A lack of foresight?

Timing of property measures results in market volatility that hurts developers and shareholders, amid global downturn

The latest moves to curb home ownership by foreigners and investment in property by locals came like a bolt from the blue to both the public and real estate developers.

While the move to differentiate foreign and local buyers is in my opinion long overdue, I wonder however whether the step to impose additional stamp duties – over and above the current charges – is the right one, especially at a time when there is already the cooling of economies round the globe, including Singapore’s.

One wonders whether the aim of the measures is to create a stable property market – or to react in knee-jerk fashion to what are, essentially, market forces. Is a knee-jerk response the best way to deal with problems?

The latest measures, coming in the face of a global downturn, appear somewhat harsh. Foreigners buying property here will now have to fork out 10 per cent more in additional stamp duty while Singaporeans will have to pay additional stamp duties for third and subsequent residential properties. Permanent residents will have to stump out 3 per cent more in stamp duty for second and subsequent properties.

But the severity of the measures is not the real concern. More to the point is the timing which results in extreme market volatility. For a Government that has been admired for its forward planning, there appears to be little evidence of such foresight in the property sector.

I have previously advocated trigger points for measures to cool and perk the property market. I repeat the call whereby measures are introduced at various price levels – according to the levels of increases or declines in percentage terms – of course using a base level.

This will allow for better planning by developers and investors and will bring a level of transparency that has been missing in the sector. Uncertainty does almost nobody any good.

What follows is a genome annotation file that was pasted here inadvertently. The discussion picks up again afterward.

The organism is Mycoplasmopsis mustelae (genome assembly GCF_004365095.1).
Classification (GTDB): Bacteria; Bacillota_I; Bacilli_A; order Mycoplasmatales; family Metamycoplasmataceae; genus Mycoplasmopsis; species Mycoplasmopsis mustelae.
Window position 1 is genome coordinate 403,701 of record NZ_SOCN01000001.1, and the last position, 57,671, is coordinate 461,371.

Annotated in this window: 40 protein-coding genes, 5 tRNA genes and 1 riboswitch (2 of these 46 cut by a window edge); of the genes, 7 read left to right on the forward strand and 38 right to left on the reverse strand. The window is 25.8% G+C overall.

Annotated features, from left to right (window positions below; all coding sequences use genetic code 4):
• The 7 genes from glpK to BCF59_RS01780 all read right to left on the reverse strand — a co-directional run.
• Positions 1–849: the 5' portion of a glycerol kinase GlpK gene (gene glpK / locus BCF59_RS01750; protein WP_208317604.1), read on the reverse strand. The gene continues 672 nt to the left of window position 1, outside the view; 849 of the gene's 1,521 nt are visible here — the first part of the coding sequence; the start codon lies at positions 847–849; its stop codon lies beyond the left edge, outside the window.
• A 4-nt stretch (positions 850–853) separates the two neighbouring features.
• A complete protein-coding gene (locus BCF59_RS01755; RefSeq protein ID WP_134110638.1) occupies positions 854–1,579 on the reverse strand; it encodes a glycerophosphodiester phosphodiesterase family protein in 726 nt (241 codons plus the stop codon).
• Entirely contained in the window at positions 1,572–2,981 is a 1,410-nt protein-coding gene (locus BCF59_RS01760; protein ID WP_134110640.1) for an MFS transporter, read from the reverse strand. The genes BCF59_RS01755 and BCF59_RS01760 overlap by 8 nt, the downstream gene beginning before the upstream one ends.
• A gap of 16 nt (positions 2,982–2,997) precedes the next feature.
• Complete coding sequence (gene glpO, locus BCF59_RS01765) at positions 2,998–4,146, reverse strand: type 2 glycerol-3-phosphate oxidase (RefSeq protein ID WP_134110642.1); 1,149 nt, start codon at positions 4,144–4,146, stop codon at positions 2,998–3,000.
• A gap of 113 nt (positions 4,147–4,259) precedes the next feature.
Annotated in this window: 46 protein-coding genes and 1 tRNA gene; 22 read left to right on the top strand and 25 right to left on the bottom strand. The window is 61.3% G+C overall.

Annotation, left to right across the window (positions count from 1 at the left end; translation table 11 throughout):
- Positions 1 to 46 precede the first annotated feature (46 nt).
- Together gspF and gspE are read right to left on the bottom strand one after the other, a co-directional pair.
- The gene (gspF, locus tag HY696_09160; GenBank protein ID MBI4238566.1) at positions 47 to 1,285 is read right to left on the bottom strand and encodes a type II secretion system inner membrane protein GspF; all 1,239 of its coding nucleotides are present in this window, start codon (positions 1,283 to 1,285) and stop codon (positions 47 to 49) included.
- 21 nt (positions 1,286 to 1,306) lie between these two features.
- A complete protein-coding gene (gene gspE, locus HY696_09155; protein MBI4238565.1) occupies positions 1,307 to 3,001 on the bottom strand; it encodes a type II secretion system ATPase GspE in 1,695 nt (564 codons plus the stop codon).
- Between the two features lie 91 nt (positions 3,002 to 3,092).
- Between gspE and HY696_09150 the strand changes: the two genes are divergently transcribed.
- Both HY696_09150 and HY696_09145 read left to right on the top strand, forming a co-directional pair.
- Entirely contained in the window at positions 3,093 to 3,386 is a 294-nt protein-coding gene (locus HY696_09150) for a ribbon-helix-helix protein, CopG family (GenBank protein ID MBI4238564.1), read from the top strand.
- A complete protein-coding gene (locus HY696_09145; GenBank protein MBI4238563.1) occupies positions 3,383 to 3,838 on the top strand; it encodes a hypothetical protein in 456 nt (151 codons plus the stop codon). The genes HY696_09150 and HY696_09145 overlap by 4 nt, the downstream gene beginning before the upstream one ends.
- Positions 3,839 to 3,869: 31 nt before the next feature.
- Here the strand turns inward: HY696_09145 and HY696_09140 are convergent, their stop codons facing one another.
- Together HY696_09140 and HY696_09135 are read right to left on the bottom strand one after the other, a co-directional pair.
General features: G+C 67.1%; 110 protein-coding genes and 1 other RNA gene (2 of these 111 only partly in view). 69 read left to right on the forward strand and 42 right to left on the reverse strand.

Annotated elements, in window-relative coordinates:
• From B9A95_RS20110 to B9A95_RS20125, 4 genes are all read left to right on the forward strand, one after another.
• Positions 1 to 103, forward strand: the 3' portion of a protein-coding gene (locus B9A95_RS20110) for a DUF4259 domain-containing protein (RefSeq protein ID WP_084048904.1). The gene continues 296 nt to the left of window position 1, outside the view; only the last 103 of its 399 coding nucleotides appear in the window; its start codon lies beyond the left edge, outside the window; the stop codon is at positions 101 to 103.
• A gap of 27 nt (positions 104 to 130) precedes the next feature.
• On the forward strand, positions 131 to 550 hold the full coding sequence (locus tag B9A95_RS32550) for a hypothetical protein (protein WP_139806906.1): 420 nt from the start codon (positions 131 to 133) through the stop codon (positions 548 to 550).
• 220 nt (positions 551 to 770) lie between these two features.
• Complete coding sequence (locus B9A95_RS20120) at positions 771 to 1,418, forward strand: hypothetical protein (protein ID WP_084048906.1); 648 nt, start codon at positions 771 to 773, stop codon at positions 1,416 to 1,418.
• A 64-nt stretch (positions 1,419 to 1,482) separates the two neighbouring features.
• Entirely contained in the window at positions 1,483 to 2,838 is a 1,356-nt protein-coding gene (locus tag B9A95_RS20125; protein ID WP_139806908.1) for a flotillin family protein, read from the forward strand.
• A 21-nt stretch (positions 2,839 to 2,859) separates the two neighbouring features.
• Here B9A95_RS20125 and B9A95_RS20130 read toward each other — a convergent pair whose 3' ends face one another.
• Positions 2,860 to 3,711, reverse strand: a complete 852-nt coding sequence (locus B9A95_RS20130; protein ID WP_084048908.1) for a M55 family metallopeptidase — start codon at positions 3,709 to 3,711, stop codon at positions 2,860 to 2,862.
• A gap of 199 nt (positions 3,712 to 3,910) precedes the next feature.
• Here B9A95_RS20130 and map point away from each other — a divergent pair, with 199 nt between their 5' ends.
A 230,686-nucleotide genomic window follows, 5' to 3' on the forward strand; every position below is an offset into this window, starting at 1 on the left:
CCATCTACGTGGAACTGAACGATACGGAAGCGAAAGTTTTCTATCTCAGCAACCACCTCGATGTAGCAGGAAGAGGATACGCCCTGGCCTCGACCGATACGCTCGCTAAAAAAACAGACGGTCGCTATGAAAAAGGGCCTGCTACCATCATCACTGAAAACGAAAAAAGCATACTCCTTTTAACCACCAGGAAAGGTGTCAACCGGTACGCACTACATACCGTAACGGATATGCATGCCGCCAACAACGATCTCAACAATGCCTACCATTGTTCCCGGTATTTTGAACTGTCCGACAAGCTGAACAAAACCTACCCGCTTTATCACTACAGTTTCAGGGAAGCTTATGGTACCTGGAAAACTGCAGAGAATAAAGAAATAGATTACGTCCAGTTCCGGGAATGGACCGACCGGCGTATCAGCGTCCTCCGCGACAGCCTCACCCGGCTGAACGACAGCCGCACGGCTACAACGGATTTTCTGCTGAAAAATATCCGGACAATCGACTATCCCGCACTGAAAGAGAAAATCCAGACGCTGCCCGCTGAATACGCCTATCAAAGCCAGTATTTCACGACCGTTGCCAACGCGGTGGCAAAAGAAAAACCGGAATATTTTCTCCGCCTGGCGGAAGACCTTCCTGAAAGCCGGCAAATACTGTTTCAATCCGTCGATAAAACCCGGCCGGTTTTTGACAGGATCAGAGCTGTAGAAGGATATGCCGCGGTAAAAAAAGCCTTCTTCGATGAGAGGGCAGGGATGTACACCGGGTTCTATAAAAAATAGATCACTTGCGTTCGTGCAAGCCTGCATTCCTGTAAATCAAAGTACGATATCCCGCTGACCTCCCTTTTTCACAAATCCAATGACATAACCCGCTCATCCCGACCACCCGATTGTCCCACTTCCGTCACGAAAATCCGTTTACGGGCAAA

It is also not fair for the Government to have a land sale one day and put up restrictive measures soon after. The purchase price would have reflected prevailing conditions and almost certainly would not have anticipated the impact of a government action. Could not such sales be interpreted as insider trading?

One must remember that a property purchase involves a huge investment, both for the developer and for the buyer. For the developer there is the added risk of the gestation period between purchasing the land and completing the project.

Many people, including I, also invest at least part of our savings in the shares of property companies. With banks already paying such low interest rates on deposits, people invest in shares to obtain better returns. But with the authorities acting so unexpectedly, their investments take a beating.

I am not against lower property prices, but I also do not agree with actions that introduce wild swings in the market. This makes property investment almost as much of a gamble as going to Resorts World Sentosa or Marina Bay Sands.

The Government too will have to play its part in making residential property more affordable for locals – by removing the reserve price for its land sales and reducing the selling prices of Housing Board flats. That would send a clearer signal of its intentions to provide cheaper housing.

Not many buy the Urban Redevelopment Authority’s contention that revealing the reserve price “will deter some developers from bidding and will not be in the public interest”.

So is wasting money on unrealistic bids and making wild guesses in the public interest? Have potential buyers at public auctions been deterred by reserve prices being disclosed?

To its credit, the Government also announced that it will sell enough land to build more 14,000 housing units, with half coming from sites on the confirmed list – because the real issue is supply.

But it must also ensure that all land is sold, and if prices for such sites come down, even steeply, so be it. And more land should be available if demand is higher than anticipated.

By Conrad Raj – Today’s editor-at-large. He owns some property shares.

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